Strength, Faith, and Love of the Savior


Today’s Reading: Mark 15

The Passion of Christ is familiar to many Christians because it is the essential foundation of our faith and beliefs.  In Mark Chapter 15, the apostle explains in such detail of the account from Gethsemane to the Cross.  While reading this passage this week, one section continued to speak to me:

Mark 15: 15

15 So Pilate, wishing to satisfy the crowd, released for them Barabbas, and having scourged[a] Jesus, he delivered him to be crucified.

After reading this passage and chapter many times in my life, I have always speed through this part of the Scripture.  I wonder if I have been too preoccupied to get to the cross or have I not fully understood the gravity of the entire process of the trial and the crucifixion. Pilate has for the previous14 verses, tried to persuade the Jewish people to release Jesus and not to punish him, but in the end he submits to the crowd and then gives him the full extent of the punishment.  In verse 15, the word that is subtle and somewhat obscured is “scourged”.  This particular word has so much heaviness that it needs to be examined.

 “Flogging was a legal preliminary to every Roman execution, and only women and Roman senators or soldiers (except in cases of desertion) were exempt.  The usual instrument was a short whip with several single or braided leather thongs of variable lengths, in which small iron balls or sharp pieces of sheep bones were tied at intervals.  For scourging, the man was stripped of his clothing, and his hands were tied to an upright post.  The severity of the scourging depended on the disposition of the lictors and was intended to weaken the victim to a state just short of collapse or death.  As the Roman soldiers repeatedly struck the victim’s back with full force, the iron balls would cause deep contusions, and the leather thongs and sheep bones would cut into the skin and subcutaneous tissues.  Then, as the flogging continued, the lacerations would tear into the underlying skeletal muscles and produce quivering ribbons of bleeding flesh.  Pain and blood loss generally set the stage for circulatory shock.  The extent of blood loss may well have determined how long the victim would survive on the cross.  After the scourging, the soldiers often taunted their victim.”


With this new understanding of the true nature of the punishment that Christ endured allows me to worship him more and have a deeper understanding of his true devotion to us as followers, friends, and family in faith.  In this passage three themes are presented: The Strength of a Savior, The Faith of a Savior, and the Love of a Savior.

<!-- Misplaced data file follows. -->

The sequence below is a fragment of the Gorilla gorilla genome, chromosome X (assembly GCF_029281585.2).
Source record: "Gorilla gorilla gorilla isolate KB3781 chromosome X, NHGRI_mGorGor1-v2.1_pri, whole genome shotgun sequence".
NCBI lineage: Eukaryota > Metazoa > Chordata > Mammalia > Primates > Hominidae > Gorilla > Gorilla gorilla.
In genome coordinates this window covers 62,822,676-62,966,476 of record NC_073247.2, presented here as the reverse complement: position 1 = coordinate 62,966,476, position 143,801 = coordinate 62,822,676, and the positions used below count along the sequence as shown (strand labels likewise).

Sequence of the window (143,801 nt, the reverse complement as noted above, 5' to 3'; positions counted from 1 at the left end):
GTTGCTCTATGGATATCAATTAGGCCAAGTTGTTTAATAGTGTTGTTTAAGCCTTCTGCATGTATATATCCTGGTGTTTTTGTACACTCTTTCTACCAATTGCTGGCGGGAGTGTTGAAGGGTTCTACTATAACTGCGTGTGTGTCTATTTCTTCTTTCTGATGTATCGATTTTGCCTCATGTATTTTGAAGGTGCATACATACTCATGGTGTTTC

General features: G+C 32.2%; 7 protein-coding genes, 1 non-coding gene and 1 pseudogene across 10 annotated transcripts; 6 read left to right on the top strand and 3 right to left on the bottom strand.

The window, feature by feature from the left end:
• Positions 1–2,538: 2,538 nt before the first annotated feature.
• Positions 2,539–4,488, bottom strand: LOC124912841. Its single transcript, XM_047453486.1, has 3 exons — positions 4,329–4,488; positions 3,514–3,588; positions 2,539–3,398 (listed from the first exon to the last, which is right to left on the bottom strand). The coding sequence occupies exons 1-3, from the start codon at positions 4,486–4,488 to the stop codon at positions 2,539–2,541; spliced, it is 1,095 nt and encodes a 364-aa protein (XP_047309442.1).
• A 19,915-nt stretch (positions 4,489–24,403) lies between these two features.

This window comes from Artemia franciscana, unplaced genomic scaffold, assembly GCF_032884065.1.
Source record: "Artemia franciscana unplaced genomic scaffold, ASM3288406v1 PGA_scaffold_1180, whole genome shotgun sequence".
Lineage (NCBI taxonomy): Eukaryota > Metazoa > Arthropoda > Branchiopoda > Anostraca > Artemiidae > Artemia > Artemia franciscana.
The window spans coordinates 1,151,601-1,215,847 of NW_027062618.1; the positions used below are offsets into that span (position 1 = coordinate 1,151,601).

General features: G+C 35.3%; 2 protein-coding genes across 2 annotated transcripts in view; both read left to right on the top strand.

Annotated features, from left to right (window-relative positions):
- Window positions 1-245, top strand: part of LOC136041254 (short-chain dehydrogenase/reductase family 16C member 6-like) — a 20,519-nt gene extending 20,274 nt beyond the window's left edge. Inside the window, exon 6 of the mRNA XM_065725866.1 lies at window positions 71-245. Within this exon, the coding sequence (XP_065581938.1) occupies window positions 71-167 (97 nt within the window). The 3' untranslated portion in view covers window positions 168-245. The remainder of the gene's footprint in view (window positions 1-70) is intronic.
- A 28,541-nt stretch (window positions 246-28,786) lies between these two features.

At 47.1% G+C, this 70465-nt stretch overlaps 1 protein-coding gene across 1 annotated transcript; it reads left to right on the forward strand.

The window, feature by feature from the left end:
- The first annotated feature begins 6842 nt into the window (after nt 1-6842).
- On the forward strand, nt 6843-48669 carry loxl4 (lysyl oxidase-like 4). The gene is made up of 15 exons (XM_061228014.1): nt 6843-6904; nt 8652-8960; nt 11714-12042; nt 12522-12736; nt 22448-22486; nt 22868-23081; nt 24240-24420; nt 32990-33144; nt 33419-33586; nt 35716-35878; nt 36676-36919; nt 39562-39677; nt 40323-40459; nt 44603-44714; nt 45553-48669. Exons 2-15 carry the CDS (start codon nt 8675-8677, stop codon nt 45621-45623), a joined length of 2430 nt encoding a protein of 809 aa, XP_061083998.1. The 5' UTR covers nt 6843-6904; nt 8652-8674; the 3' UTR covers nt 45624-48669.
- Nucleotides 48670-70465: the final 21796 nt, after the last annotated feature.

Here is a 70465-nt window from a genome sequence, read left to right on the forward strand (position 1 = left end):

The Strength of a Savior: The raw strength that Christ had during his last hours astonishes me.  After the persecution of the religious council, he is subjected to the scourge that completely disfigures him and damages all aspects of his body.  He is just barely living, then he takes his cross( ~ 80-300lbs) to a destination that is far away.  The strength of the savior is more than anything imaginable.

The Faith of the Savior: The faith of Christ during this passage is a beacon to us to continue to push to the goal.  During this time, Christ was having internal conflict with the human and the divine that is seen in the garden of Gethsemane.  But his faith in the Father and the knowledge that all things work for the kingdom allows him to complete his mission.

The Love of the Savior: All of the entire gospel rest on the Love of the Savior that he has committed and executed the plan of salvation for all.  Without the love for us and the desire to make us whole, he has been completely broken and shattered to give us another chance of redemption.

The true description of passage allows me to worship this awesome Savior.  The strength, faith, and love that he has shown through the cross can never be taken easily or likely.  It is a choice that has to be truly embraced.  The question that I pose to myself daily is: How can I show my gratitude for the sacrifice that He has given me?   Let us ask each other and ourselves this question so that we may live more like Christ.